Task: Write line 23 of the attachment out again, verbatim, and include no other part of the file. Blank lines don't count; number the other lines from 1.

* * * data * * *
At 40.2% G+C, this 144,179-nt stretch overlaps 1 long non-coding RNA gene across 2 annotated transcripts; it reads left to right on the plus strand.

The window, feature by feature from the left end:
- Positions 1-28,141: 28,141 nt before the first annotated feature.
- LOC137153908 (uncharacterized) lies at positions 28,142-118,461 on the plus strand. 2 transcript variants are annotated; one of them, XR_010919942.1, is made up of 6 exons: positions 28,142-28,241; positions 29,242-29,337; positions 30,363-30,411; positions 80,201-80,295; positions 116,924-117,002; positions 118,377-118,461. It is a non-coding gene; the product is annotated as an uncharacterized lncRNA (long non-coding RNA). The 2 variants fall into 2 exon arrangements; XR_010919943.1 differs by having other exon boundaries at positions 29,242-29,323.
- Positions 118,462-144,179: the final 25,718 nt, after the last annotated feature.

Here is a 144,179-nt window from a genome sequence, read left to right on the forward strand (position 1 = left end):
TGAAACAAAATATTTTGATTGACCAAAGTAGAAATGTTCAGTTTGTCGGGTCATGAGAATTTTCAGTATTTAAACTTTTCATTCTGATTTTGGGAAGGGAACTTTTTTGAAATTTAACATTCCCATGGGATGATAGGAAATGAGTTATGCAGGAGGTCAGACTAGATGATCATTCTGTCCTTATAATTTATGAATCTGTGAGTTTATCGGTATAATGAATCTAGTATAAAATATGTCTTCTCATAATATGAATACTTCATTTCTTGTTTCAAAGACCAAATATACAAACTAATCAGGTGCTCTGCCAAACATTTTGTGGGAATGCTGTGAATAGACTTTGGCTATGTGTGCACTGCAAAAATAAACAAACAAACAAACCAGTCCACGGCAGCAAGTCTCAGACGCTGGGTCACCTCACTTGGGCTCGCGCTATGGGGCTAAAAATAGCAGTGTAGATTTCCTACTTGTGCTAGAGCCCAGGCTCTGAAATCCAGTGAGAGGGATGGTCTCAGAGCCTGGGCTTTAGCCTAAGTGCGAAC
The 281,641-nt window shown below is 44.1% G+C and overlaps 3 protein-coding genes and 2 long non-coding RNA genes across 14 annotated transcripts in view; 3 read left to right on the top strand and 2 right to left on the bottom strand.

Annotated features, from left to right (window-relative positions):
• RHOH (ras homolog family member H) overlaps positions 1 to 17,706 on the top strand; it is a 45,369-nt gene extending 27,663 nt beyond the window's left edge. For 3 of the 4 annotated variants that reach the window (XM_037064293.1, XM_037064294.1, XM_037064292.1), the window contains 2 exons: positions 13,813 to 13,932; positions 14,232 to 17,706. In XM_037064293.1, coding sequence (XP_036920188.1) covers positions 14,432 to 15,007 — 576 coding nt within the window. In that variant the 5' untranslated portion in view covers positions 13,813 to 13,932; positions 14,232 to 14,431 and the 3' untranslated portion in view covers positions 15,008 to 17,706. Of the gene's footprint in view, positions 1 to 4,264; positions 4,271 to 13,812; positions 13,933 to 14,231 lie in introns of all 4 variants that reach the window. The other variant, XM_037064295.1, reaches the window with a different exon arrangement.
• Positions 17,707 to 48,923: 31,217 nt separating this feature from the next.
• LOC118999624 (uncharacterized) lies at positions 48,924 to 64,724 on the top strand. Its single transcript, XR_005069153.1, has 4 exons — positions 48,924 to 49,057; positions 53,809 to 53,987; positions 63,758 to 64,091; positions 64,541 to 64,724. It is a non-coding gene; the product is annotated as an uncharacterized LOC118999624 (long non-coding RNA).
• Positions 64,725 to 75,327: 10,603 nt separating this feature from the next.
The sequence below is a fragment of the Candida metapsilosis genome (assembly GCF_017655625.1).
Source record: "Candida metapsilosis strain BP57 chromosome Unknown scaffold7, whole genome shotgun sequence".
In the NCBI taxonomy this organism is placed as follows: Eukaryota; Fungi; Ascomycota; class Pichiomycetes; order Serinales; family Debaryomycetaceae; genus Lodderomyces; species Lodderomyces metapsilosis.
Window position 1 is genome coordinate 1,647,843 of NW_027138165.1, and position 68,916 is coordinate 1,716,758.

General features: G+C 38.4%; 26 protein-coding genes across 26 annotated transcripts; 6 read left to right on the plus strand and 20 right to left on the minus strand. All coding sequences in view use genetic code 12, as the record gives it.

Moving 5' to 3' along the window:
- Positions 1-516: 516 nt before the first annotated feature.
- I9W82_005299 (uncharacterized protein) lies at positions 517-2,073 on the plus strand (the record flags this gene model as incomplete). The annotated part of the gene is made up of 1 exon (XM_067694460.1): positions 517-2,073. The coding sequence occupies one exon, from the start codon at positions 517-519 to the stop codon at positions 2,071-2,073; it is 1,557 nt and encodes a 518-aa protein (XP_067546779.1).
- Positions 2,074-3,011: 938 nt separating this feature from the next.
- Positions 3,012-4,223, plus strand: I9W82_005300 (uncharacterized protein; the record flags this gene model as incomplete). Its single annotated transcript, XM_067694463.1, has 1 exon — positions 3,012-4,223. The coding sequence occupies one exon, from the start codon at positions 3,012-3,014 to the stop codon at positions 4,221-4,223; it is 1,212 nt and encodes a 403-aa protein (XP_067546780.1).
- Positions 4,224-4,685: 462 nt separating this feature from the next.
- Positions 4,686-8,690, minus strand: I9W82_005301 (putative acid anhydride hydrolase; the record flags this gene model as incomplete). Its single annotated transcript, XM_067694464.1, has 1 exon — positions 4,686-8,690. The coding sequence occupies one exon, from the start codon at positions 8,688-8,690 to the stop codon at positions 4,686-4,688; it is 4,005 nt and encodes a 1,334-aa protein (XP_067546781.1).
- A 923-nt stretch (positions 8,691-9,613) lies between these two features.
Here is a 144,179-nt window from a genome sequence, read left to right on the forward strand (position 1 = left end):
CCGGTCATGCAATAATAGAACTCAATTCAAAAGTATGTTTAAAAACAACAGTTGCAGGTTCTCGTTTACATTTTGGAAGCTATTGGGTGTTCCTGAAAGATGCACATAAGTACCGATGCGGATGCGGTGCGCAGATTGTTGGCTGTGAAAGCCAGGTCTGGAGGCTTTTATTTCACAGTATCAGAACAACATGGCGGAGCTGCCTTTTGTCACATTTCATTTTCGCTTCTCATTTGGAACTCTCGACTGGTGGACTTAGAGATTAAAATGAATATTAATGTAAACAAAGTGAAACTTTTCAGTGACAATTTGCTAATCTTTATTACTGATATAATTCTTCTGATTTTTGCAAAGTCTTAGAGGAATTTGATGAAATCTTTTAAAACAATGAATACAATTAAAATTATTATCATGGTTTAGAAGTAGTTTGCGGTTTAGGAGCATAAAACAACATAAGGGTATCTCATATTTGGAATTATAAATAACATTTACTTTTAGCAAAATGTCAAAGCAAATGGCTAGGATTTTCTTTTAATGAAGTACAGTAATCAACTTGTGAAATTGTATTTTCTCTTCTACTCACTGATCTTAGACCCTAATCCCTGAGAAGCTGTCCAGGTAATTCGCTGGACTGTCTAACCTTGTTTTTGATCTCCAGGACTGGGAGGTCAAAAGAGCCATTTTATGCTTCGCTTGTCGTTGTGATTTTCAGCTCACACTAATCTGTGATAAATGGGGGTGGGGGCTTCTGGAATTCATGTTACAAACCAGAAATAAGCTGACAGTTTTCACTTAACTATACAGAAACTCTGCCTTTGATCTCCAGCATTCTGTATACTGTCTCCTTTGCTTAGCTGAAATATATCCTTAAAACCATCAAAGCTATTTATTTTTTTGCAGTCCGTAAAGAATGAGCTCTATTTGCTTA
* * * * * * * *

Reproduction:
- Positions 3,012-4,223, plus strand: I9W82_005300 (uncharacterized protein; the record flags this gene model as incomplete). Its single annotated transcript, XM_067694463.1, has 1 exon — positions 3,012-4,223. The coding sequence occupies one exon, from the start codon at positions 3,012-3,014 to the stop codon at positions 4,221-4,223; it is 1,212 nt and encodes a 403-aa protein (XP_067546780.1).